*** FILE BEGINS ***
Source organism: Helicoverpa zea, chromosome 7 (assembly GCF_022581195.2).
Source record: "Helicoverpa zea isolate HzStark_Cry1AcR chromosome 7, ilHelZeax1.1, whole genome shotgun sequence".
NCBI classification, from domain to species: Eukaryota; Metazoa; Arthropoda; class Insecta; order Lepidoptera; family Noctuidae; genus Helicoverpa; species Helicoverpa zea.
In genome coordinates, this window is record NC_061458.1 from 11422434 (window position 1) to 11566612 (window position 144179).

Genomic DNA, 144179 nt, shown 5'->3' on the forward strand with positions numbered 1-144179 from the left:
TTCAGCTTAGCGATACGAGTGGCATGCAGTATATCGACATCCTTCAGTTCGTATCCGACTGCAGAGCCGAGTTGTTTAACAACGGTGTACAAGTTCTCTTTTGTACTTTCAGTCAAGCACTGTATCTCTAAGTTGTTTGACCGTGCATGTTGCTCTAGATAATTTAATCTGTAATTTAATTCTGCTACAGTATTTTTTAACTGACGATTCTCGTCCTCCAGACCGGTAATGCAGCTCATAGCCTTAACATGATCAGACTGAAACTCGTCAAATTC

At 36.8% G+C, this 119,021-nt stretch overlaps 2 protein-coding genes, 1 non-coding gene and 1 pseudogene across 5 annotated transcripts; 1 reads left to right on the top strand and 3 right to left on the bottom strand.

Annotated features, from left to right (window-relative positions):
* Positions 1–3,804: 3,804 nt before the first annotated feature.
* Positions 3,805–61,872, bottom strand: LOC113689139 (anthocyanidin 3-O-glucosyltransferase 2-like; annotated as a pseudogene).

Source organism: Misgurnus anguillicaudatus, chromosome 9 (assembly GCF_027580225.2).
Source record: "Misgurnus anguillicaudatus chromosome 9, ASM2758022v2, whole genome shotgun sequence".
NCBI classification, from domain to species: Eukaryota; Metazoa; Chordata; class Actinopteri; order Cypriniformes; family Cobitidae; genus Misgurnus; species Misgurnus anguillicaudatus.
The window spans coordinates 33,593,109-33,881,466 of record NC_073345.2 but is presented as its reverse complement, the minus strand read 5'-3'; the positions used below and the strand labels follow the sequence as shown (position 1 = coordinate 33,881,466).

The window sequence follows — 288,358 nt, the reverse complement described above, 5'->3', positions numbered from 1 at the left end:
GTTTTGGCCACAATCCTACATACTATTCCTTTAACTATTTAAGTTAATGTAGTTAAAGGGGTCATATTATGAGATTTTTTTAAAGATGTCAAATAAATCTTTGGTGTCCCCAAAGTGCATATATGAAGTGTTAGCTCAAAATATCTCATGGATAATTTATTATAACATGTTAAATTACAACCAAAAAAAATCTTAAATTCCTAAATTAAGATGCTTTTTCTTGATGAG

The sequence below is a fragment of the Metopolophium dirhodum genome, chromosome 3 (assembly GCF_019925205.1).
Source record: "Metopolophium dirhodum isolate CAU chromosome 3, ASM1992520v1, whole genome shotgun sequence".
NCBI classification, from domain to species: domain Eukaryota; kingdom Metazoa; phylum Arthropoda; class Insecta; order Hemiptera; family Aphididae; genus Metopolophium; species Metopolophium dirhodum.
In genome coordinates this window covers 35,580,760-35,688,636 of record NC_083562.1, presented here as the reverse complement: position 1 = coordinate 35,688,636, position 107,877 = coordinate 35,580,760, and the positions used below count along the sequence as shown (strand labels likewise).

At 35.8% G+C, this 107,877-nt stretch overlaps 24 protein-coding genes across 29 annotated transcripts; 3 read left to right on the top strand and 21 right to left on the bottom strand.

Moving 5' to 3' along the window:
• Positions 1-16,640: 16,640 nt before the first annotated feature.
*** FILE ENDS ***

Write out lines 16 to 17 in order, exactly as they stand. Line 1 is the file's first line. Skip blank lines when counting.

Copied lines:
GTTTTGGCCACAATCCTACATACTATTCCTTTAACTATTTAAGTTAATGTAGTTAAAGGGGTCATATTATGAGATTTTTTTAAAGATGTCAAATAAATCTTTGGTGTCCCCAAAGTGCATATATGAAGTGTTAGCTCAAAATATCTCATGGATAATTTATTATAACATGTTAAATTACAACCAAAAAAAATCTTAAATTCCTAAATTAAGATGCTTTTTCTTGATGAG

The sequence below is a fragment of the Metopolophium dirhodum genome, chromosome 3 (assembly GCF_019925205.1).